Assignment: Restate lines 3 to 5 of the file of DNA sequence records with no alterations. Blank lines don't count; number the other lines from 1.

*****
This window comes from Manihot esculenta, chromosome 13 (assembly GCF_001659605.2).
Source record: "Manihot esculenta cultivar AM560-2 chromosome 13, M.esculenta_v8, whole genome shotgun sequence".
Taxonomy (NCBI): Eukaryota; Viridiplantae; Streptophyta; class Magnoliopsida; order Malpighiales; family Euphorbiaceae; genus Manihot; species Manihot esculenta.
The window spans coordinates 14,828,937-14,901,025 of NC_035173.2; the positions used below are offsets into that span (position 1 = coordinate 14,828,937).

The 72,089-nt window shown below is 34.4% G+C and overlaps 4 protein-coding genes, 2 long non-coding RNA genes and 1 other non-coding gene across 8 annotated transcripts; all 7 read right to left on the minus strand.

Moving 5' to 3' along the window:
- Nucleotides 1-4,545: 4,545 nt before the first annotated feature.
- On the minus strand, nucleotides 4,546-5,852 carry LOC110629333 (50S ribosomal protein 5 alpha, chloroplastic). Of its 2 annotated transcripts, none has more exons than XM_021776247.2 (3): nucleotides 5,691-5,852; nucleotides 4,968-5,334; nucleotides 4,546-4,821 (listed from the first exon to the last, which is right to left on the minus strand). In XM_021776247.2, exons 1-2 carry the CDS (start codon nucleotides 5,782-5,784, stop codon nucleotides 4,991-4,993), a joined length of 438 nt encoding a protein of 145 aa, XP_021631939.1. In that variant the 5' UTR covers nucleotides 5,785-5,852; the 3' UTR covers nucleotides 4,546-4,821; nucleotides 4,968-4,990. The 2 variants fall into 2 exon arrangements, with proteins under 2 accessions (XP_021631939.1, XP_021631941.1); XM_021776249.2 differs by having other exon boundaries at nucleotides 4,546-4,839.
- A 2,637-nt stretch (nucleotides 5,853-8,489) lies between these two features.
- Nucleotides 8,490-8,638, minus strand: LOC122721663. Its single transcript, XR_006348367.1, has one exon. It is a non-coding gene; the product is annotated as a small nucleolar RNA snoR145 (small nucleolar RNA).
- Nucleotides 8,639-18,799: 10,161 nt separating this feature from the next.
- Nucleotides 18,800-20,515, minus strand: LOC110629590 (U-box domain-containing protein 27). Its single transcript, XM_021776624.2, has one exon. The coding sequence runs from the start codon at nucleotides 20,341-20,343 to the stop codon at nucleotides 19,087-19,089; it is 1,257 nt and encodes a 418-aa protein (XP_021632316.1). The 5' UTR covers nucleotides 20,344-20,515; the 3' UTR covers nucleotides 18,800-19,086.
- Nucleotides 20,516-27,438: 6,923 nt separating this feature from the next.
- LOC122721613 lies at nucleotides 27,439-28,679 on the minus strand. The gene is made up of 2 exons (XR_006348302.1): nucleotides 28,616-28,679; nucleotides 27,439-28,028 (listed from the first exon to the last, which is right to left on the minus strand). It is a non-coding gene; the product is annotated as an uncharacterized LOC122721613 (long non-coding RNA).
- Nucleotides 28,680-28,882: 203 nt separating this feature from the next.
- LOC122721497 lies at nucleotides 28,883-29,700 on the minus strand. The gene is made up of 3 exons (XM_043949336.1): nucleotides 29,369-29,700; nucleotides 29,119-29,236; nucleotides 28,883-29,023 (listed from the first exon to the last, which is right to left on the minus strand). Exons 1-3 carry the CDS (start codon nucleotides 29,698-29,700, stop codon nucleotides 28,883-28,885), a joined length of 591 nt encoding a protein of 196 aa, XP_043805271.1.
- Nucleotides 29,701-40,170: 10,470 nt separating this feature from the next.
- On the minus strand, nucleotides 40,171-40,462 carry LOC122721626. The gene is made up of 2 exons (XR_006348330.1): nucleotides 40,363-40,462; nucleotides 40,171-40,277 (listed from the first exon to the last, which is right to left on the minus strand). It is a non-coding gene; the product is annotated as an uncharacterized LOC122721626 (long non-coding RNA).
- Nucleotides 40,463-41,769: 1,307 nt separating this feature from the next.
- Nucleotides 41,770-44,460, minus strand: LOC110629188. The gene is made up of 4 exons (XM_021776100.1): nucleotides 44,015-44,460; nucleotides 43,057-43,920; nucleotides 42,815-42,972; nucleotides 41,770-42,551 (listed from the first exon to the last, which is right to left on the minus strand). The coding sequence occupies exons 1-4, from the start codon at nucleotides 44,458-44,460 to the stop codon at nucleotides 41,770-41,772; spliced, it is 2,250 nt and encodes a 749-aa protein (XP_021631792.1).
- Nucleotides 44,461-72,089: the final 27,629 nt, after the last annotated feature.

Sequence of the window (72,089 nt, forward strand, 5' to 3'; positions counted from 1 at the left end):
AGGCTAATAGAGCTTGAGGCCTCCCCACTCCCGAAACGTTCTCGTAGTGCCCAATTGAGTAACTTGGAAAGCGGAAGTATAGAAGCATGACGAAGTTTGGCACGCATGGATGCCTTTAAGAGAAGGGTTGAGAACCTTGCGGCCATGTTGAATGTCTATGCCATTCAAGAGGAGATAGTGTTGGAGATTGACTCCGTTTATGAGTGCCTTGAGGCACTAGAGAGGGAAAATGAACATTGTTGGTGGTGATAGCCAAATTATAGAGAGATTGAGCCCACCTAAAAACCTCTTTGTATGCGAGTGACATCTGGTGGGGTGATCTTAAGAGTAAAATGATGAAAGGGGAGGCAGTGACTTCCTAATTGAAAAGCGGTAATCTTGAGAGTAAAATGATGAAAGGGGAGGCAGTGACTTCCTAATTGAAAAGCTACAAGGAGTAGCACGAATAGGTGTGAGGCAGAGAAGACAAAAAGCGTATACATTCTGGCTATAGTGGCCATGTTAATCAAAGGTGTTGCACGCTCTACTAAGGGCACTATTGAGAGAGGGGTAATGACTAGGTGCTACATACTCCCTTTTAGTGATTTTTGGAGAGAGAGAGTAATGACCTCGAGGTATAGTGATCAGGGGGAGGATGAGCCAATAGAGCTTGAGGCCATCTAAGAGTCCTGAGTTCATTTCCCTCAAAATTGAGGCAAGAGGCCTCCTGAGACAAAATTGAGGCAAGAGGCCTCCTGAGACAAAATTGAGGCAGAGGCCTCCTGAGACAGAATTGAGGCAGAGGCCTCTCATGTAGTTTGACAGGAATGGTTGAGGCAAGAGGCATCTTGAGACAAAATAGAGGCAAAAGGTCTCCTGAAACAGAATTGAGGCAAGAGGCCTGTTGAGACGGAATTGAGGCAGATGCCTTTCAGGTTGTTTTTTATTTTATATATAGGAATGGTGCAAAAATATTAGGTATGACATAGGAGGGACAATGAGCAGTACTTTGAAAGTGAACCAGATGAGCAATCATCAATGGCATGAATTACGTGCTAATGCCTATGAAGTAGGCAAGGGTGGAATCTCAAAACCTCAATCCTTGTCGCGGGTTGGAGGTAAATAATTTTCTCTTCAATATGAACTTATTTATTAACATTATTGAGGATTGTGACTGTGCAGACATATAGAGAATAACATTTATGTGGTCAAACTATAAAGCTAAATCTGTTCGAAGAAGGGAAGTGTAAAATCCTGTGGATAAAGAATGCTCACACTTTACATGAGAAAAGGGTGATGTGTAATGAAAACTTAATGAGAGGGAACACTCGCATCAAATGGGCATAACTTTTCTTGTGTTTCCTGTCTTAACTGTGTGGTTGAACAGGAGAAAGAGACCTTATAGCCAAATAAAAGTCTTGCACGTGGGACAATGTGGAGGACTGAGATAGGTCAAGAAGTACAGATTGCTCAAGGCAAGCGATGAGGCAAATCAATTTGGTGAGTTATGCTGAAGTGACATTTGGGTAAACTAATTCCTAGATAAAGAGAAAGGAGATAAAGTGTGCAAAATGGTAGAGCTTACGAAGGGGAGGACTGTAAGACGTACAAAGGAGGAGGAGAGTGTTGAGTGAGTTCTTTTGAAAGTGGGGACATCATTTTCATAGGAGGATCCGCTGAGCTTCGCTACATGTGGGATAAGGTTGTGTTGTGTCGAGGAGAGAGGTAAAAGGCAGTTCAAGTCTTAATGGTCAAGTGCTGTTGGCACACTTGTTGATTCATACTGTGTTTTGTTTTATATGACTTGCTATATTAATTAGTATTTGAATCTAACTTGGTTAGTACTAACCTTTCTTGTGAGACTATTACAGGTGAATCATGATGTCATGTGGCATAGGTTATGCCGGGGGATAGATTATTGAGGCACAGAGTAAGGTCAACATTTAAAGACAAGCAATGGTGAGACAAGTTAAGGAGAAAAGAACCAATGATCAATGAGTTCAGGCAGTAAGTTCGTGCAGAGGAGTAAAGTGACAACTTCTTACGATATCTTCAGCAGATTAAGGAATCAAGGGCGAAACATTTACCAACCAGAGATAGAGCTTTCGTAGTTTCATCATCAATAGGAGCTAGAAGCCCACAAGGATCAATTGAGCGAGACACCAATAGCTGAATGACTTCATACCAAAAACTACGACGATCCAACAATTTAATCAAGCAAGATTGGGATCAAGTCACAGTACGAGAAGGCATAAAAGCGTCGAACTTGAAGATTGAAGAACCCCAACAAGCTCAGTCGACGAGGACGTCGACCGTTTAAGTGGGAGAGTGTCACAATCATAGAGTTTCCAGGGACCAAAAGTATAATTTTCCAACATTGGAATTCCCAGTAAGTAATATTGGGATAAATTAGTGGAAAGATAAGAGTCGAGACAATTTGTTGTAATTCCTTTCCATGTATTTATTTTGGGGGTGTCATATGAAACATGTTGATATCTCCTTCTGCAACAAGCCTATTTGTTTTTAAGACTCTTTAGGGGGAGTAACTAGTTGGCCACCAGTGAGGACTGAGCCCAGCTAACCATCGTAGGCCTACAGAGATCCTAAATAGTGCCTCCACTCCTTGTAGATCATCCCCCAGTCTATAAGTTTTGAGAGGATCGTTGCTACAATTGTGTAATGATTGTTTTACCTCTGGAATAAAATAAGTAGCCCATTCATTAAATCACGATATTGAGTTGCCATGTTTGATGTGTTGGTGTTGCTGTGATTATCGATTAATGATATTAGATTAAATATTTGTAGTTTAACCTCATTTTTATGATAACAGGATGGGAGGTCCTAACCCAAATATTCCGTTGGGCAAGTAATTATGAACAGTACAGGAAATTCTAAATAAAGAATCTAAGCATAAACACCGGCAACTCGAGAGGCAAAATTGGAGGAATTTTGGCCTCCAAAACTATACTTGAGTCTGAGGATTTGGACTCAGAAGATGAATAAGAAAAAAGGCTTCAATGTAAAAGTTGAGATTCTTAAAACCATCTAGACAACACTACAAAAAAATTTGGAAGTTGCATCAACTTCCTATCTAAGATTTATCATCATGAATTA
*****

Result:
Taxonomy (NCBI): Eukaryota; Viridiplantae; Streptophyta; class Magnoliopsida; order Malpighiales; family Euphorbiaceae; genus Manihot; species Manihot esculenta.
The window spans coordinates 14,828,937-14,901,025 of NC_035173.2; the positions used below are offsets into that span (position 1 = coordinate 14,828,937).

The 72,089-nt window shown below is 34.4% G+C and overlaps 4 protein-coding genes, 2 long non-coding RNA genes and 1 other non-coding gene across 8 annotated transcripts; all 7 read right to left on the minus strand.